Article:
Fostering creativity in schools through engaged learning

Julia Dalman (@JuliaDalman, NU Edmonton alum) has been coordinating a Global Cafe to connect Edmonton high school students. They have been working towards making the Global Cafe into a physical hub and about 60 volunteers have signed up to participate from groups including the Parkland Institute, Make Poverty History and the Council of Canadians. The project was recently featured in the Globe and Mail article, “How schools are fostering creativity by handing control to students,” by Erin Millar, June 20, 2012.

About the project:

The idea for the Global Café was innovated after a passionate panel discussion regarding the future of education and how youth can become more engaged in their communities. The Global Café pilot project is part of a larger movement within the school for what educational reform could look like. Right now we have students who are taking both Math and Physics and unable to recognize the correlation of problem solving skills between the two courses. Our students are missing the critical connections between courses in a curriculum that is designed to have overlap between subjects. There are different ways of delivering curriculum that could achieve deeper learning and meaning for these students. We do not have to standardize the learning experiences of our youth the way we standardize their exams. Students can have more agency in the ways they learn, and JasperPlace High School innovates the ways this can be accomplished. Read more >>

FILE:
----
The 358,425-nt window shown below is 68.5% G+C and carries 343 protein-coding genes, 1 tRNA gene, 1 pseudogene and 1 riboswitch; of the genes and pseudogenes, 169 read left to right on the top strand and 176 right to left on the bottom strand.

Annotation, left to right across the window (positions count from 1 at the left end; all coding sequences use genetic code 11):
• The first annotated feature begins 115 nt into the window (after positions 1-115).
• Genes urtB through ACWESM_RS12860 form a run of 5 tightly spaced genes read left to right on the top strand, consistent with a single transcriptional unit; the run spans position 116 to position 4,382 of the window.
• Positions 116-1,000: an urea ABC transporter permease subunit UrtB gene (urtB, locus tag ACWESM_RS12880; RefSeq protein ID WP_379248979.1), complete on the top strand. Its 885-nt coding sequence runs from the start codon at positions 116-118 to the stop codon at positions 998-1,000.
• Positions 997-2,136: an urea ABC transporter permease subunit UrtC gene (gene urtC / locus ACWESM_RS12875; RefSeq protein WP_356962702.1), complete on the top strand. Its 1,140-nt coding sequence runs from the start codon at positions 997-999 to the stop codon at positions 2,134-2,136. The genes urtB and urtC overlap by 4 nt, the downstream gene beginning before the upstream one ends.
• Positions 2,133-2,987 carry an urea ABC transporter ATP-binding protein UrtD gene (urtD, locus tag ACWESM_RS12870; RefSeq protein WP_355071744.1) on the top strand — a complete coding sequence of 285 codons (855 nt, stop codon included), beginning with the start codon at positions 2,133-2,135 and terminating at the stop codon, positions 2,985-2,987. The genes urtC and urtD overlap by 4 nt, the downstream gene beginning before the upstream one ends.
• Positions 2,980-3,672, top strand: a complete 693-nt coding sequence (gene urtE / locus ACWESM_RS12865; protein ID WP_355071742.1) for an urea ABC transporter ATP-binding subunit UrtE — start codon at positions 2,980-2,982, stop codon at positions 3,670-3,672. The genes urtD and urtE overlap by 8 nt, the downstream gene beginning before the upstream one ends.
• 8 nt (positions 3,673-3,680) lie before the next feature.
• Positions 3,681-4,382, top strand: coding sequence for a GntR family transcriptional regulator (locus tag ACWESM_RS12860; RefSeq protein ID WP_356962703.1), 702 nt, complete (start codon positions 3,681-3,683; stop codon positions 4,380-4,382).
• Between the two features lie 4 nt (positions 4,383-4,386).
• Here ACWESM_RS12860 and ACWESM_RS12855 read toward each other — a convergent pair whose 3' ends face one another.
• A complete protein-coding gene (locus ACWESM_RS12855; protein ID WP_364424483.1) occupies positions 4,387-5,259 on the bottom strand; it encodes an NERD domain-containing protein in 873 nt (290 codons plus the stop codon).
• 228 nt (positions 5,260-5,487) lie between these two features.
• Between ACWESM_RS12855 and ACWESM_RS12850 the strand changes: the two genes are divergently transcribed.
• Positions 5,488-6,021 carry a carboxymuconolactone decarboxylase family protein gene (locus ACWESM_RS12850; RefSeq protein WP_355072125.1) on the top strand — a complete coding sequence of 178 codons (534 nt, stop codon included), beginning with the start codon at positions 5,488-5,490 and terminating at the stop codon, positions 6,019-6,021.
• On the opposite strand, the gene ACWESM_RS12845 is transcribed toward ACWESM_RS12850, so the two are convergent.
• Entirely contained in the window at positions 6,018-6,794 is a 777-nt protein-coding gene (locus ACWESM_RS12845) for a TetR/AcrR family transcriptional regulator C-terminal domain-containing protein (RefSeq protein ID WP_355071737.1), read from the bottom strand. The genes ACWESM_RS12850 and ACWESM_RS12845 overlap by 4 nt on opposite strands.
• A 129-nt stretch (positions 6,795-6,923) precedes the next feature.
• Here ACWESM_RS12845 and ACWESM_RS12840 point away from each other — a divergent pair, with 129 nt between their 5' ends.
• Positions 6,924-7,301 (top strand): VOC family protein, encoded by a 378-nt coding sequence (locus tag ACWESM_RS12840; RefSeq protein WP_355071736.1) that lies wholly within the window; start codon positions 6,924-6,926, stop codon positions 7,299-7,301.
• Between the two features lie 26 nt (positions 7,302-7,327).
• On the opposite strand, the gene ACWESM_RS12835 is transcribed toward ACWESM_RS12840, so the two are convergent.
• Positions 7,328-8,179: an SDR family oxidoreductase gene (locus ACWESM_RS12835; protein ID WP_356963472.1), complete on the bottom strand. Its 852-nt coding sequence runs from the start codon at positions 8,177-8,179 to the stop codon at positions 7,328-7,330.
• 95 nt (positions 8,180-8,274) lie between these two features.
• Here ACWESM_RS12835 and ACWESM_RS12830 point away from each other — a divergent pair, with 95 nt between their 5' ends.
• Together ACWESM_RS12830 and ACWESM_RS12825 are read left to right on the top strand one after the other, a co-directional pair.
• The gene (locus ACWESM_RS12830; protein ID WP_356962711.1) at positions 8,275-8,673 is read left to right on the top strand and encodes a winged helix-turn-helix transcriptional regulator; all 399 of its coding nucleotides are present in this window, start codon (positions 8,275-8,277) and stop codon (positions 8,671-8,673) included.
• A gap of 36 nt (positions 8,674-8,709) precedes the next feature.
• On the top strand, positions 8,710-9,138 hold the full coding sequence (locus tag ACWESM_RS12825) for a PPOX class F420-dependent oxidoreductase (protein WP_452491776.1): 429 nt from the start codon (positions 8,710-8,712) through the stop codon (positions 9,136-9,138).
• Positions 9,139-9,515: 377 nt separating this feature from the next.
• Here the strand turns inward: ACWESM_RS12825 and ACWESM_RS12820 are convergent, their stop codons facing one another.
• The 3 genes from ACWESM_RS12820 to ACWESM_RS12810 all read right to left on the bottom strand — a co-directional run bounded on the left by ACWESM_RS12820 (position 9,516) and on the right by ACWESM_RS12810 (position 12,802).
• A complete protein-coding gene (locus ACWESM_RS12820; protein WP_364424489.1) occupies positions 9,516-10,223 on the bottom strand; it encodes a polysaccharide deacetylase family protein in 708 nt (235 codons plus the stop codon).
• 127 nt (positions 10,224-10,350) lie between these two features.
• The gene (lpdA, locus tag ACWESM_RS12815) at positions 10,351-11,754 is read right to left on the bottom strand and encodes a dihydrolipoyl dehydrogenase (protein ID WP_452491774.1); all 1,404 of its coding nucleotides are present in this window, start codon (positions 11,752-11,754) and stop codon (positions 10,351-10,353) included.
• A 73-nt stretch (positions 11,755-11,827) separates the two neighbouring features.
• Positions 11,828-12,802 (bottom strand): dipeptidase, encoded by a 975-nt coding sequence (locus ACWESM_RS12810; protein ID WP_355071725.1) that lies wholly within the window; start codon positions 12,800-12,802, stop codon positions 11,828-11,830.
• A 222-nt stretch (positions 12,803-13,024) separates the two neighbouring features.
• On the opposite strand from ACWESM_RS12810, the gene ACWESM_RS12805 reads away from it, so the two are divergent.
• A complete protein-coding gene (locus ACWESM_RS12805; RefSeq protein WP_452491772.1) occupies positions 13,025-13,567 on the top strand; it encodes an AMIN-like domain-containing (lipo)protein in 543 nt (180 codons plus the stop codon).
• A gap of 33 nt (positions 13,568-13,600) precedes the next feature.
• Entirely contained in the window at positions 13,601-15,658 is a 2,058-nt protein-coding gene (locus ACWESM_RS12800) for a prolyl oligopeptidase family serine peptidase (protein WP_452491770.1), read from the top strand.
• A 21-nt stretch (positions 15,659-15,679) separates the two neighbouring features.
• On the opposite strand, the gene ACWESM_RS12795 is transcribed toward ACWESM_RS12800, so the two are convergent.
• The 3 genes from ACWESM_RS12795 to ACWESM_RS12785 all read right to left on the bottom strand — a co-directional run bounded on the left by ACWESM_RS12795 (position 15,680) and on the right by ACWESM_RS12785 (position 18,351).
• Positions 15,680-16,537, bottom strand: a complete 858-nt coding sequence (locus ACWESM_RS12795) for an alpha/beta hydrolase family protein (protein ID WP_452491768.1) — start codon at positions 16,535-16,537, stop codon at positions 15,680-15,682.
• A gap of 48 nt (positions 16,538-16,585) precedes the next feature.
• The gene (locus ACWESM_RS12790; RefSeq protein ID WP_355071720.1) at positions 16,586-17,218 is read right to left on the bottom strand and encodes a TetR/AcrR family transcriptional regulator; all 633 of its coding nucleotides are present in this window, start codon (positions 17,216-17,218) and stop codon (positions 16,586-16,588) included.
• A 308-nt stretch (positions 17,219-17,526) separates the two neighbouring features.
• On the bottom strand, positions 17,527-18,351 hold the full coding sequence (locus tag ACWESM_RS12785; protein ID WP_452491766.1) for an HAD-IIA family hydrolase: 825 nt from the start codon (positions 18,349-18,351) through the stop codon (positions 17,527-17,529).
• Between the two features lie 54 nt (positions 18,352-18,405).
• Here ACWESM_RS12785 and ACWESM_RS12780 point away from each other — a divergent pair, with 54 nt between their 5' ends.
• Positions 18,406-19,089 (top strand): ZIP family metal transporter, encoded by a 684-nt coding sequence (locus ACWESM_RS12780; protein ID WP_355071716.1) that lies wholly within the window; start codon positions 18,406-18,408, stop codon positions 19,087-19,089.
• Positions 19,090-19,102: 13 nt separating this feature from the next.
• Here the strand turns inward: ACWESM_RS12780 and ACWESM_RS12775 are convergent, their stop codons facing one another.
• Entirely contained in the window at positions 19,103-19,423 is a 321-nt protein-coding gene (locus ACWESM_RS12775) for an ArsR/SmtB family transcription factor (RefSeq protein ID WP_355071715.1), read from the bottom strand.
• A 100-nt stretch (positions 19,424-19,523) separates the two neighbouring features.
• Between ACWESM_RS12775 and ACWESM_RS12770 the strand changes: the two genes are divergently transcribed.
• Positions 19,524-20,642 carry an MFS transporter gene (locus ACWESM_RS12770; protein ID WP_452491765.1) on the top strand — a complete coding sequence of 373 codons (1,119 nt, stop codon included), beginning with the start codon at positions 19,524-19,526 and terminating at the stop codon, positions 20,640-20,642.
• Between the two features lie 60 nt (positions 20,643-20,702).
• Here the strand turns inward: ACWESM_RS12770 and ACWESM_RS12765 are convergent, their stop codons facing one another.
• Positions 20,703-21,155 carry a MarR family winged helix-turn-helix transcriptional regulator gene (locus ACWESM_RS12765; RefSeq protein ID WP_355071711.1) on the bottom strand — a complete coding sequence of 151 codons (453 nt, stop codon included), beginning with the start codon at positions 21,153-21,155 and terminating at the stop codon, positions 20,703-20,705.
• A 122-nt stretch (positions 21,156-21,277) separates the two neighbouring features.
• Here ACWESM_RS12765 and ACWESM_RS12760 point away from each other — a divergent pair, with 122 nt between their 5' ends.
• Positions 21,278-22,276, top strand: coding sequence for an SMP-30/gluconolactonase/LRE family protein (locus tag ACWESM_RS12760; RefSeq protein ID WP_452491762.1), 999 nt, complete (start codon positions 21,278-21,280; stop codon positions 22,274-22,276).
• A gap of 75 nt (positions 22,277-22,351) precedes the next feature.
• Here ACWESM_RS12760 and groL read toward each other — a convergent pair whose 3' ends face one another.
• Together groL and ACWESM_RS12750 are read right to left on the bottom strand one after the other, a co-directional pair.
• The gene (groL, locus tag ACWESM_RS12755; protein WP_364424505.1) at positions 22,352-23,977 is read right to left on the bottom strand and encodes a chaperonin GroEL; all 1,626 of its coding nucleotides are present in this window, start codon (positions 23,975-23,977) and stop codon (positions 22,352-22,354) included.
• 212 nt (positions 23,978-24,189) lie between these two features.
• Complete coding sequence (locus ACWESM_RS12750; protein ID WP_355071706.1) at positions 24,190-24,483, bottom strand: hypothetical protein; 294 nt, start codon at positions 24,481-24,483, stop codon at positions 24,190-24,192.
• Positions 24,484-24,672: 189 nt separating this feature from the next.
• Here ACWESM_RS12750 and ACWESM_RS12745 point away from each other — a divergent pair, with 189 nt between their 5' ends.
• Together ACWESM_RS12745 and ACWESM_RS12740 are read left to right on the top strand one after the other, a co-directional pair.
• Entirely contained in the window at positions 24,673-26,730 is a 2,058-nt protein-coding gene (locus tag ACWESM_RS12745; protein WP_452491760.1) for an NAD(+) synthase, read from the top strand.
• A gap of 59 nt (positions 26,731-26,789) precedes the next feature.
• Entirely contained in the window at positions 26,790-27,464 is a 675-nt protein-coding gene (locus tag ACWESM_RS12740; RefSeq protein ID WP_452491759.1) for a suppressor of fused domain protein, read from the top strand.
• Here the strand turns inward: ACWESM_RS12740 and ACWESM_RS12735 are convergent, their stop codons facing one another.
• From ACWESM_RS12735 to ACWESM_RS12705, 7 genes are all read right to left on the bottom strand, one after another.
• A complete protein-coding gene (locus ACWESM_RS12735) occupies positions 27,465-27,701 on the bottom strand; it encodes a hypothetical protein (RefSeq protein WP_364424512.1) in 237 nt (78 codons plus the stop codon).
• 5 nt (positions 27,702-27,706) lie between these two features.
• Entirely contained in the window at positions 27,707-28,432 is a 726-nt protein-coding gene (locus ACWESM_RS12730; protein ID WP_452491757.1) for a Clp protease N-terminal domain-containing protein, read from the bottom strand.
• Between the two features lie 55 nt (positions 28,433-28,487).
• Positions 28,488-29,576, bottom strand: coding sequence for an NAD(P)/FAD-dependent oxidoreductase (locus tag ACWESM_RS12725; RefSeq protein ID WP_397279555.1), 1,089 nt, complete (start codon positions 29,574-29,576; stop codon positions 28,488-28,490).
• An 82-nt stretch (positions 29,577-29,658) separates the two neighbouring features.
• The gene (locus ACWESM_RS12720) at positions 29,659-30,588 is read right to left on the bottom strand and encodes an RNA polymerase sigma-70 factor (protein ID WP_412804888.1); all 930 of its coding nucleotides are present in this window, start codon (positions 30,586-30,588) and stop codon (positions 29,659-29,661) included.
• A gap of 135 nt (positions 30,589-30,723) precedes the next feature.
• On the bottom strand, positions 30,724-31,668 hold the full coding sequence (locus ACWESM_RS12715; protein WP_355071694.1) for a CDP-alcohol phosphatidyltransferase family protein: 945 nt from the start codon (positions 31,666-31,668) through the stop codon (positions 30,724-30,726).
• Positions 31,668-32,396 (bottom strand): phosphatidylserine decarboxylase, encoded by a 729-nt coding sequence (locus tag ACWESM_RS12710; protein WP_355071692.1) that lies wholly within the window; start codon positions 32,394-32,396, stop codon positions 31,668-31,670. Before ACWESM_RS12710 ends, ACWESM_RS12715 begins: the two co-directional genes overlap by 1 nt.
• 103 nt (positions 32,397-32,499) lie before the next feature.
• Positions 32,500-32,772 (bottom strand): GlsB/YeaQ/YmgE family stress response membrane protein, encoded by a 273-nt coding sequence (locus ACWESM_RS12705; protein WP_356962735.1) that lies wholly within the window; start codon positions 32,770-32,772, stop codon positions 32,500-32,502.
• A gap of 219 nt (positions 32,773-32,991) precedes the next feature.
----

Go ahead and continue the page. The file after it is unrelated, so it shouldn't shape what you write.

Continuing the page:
From the article:

Ms. Dalman’s first task was to launch Global Cafe, a student-run café on school grounds, in an effort to create a space at school that students truly owned. “Students control the profits from the café,” she said. “They can put the money towards different projects proposed by students and teachers. It gives them a voice in the direction of the school.”

As soon as Ms. Dalman began soliciting ideas from students for how to run the café, she was overwhelmed by their creativity. “They don’t see barriers. Their ideas are huge. They are so creative,” she said. For example, the students decided to run the café on a zero waste model, an ambitious and challenging goal.

While Ms. Dalman acts as a guide for the Global Cafe, even the smallest details are up to the students. They were in charge of picking furniture. When the students asked which brand of coffee they should serve, they were told to research the politics and ethics of coffee and make up their own minds.

The key to unlocking this creativity was to empower the students to question. “We assume that kids are naturally creative and that they know how to question the status quo. And they are not,” said Ms. Stiles. “By the time we get them in high school they are just looking for marks, and we taught them to be like that.”

Read the full article >>